Then again, there are very few artifact decks in this field, so I wouldn’t be surprised to see people shaving on Affinity/Lantern hate. If someone puts in the hours to master either of those decks (I would post a wink here, but I did mention just a little bit ago how I didn’t do any playtesting, so…), they’d probably have a field day.

Maybe Todd Stevens and his W/R Prison pet have everyone worked up and they show up with Disenchants anyway. I seriously altered my deck, not significantly, but significantly enough that it could definitely screw me, just because of Todd Stevens. I don’t even think he’ll play the deck, but I refuse to be kold!

[I check the clock and realize it’s past the deadline to submit or change decklists.]

Man, I’m stupid.

Anyway, if you look at my perceived metagame, it should be pretty easy to figure out which deck is underrepresented while also appearing to have a huge edge over the field. Maybe I won’t be the only person playing it. But did I go super-deep and plan for the mirror match?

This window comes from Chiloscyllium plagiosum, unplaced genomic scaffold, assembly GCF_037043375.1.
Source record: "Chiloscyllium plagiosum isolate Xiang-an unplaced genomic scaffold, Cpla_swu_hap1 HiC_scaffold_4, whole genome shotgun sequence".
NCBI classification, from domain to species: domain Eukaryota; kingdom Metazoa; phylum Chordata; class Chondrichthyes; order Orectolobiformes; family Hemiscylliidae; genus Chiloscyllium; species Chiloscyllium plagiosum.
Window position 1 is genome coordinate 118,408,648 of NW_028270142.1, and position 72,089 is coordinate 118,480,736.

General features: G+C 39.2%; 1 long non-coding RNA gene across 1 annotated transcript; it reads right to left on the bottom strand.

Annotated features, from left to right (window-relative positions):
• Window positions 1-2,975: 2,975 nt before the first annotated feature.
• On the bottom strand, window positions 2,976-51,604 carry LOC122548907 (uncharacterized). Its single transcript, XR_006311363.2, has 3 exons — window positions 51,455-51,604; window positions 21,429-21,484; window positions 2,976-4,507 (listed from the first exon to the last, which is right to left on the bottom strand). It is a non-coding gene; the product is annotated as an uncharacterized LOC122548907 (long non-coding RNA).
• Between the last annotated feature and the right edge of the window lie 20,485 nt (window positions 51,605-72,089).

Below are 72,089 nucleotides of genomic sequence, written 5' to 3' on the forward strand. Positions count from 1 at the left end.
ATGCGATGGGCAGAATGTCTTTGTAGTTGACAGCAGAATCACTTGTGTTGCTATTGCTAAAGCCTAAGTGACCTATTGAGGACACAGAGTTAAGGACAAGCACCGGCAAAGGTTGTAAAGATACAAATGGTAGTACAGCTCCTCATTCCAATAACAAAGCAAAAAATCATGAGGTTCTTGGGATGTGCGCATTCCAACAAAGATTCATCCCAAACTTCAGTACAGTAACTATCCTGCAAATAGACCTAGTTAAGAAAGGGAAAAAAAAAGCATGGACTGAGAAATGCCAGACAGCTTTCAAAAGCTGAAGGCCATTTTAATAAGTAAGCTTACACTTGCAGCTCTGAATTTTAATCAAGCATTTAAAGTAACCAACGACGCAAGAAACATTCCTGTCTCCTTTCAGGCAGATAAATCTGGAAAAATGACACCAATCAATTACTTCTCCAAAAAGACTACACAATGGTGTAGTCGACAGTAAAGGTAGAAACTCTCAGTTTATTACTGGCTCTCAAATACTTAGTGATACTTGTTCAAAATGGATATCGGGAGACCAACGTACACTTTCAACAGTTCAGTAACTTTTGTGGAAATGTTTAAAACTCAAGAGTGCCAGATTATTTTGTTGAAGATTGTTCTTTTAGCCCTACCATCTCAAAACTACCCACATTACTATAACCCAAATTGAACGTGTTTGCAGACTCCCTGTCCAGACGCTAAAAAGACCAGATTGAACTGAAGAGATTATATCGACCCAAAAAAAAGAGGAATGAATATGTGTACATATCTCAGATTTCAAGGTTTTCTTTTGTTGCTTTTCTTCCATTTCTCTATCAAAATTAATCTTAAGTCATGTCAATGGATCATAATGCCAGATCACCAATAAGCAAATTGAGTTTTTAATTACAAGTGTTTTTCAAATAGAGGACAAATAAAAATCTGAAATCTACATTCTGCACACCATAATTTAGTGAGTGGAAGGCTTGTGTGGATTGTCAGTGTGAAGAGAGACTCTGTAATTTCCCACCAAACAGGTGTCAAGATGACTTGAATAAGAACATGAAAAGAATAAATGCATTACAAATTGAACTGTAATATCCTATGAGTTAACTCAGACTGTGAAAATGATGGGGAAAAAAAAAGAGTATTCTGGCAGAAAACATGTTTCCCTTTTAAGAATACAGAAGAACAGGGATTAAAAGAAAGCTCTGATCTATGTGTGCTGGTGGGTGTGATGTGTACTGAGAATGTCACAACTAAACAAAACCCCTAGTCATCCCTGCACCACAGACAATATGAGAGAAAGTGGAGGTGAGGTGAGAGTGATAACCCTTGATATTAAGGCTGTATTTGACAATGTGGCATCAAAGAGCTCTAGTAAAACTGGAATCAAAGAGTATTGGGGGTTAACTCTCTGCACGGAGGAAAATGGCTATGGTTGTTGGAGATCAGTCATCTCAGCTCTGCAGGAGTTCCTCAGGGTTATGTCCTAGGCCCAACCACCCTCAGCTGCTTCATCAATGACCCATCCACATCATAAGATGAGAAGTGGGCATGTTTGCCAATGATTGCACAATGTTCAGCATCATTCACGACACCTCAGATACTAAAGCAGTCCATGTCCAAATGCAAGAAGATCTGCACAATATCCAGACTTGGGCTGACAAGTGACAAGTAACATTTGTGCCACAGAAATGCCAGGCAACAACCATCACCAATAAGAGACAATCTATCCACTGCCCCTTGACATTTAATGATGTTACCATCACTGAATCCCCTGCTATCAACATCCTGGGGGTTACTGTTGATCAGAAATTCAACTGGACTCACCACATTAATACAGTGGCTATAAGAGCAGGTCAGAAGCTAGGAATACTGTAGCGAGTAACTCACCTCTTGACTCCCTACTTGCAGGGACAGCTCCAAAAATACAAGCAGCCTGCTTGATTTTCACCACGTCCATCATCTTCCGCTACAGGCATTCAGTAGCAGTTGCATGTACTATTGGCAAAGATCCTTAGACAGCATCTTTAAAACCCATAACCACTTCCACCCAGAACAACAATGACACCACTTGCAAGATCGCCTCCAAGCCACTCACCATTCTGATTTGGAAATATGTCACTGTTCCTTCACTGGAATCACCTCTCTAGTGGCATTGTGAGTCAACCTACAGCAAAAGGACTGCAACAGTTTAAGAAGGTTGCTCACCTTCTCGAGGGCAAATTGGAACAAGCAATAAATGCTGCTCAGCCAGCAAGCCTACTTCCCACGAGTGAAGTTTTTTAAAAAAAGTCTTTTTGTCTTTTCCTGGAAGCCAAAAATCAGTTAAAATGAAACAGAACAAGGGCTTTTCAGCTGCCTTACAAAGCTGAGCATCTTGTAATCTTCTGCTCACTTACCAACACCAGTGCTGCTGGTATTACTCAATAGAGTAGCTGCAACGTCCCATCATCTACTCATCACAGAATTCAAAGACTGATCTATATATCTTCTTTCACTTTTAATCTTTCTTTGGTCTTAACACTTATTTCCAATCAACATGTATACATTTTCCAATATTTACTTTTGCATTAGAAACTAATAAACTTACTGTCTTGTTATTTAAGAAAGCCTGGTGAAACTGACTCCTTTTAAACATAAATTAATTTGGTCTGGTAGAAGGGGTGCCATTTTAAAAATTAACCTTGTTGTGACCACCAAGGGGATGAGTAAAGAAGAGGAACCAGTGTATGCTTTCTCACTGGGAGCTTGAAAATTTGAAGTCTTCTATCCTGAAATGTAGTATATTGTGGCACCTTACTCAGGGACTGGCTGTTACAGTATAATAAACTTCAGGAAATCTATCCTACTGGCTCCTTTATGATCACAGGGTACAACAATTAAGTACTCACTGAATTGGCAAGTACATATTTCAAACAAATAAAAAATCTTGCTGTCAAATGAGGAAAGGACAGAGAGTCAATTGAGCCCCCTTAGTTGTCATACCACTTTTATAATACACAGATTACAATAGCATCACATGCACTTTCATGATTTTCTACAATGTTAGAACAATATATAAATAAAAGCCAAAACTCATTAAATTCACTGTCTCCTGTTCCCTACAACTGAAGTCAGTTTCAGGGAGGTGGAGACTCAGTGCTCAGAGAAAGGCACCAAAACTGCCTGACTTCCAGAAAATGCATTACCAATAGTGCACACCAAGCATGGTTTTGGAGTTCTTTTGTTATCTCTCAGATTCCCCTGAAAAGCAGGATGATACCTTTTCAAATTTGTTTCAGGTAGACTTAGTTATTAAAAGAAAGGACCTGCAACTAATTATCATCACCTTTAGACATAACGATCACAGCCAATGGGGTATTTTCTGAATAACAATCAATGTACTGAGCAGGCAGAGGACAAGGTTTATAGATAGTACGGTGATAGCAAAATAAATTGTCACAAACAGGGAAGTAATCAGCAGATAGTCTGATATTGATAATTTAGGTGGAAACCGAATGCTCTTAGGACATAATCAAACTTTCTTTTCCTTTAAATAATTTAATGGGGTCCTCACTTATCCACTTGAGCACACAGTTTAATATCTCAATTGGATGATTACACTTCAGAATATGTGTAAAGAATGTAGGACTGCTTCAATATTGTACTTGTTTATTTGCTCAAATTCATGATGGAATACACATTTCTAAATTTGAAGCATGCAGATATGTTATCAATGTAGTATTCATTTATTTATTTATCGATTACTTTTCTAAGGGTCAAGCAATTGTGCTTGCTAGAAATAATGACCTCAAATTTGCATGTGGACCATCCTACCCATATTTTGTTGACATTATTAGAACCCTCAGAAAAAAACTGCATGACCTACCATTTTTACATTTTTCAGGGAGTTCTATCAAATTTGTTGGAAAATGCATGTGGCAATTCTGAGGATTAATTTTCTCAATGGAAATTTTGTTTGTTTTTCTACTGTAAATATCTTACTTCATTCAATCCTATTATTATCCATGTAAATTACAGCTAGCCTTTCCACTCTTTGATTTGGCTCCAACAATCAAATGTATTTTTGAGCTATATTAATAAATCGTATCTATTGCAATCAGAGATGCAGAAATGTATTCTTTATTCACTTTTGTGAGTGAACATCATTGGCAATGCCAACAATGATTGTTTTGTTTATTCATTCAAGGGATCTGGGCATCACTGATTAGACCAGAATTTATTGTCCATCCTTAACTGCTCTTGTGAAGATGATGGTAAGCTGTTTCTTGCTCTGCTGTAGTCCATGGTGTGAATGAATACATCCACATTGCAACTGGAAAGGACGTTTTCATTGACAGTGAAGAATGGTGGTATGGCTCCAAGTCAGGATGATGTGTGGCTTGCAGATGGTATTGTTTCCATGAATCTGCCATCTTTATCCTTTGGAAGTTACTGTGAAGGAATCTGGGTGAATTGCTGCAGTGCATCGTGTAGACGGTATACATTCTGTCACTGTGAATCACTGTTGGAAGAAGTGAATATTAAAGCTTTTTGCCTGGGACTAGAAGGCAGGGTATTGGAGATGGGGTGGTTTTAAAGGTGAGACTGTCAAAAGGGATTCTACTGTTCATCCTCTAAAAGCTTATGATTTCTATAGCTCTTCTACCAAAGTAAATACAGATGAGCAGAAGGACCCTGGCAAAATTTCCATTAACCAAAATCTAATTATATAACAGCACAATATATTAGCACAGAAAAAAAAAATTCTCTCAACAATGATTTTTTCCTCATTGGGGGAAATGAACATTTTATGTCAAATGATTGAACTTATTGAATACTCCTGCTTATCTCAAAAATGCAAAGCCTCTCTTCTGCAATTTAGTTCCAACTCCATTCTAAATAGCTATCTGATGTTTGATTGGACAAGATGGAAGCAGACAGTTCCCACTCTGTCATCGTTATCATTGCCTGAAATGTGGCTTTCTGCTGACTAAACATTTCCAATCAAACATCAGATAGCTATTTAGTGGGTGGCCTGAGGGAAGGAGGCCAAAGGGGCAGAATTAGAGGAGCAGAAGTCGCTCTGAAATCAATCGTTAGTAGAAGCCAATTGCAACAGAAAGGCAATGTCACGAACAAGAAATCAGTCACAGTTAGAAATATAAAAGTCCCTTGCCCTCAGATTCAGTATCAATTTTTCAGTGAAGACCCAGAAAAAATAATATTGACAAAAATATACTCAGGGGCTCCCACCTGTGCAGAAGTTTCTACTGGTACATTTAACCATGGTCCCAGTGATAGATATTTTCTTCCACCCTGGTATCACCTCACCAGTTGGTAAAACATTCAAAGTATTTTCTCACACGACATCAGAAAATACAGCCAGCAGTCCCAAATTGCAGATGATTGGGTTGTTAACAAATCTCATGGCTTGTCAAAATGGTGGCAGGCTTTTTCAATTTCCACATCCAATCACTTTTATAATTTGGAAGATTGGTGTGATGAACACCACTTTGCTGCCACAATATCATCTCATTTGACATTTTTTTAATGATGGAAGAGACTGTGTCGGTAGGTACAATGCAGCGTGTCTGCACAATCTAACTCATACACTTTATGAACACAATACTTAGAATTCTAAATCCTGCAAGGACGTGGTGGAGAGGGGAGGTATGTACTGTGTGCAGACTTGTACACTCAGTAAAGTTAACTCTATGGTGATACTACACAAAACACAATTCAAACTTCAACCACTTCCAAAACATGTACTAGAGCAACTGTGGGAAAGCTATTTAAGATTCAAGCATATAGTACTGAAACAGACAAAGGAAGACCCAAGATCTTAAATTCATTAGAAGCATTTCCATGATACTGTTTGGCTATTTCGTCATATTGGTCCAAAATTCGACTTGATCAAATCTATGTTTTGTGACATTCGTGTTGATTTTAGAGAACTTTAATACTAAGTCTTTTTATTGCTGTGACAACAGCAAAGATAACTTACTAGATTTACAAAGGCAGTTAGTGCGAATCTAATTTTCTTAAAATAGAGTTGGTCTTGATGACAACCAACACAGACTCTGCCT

Man, I really am stupid.


This might be where the biggest edge is, but this is probably where the murkiest waters are.

Last year, we saw Death and Taxes (and Merfolk) kick the crap out of everyone. It was glorious. Obviously it’s difficult to get that romantic notion of crushing everyone with a beautiful metagame choice out of my head. I have to keep reminding myself that it’s trap.

My spreadsheet is, at best, a bunch of guesses, especially for Legacy. Is Brad Carpenter going to play Eldrazi? Hell if I know, but it’s the only thing I’ve seen him play. It’s all I’ve got to go on.

As I mentioned earlier, if you’ve got that experience to go on, you should probably do that, especially in Legacy.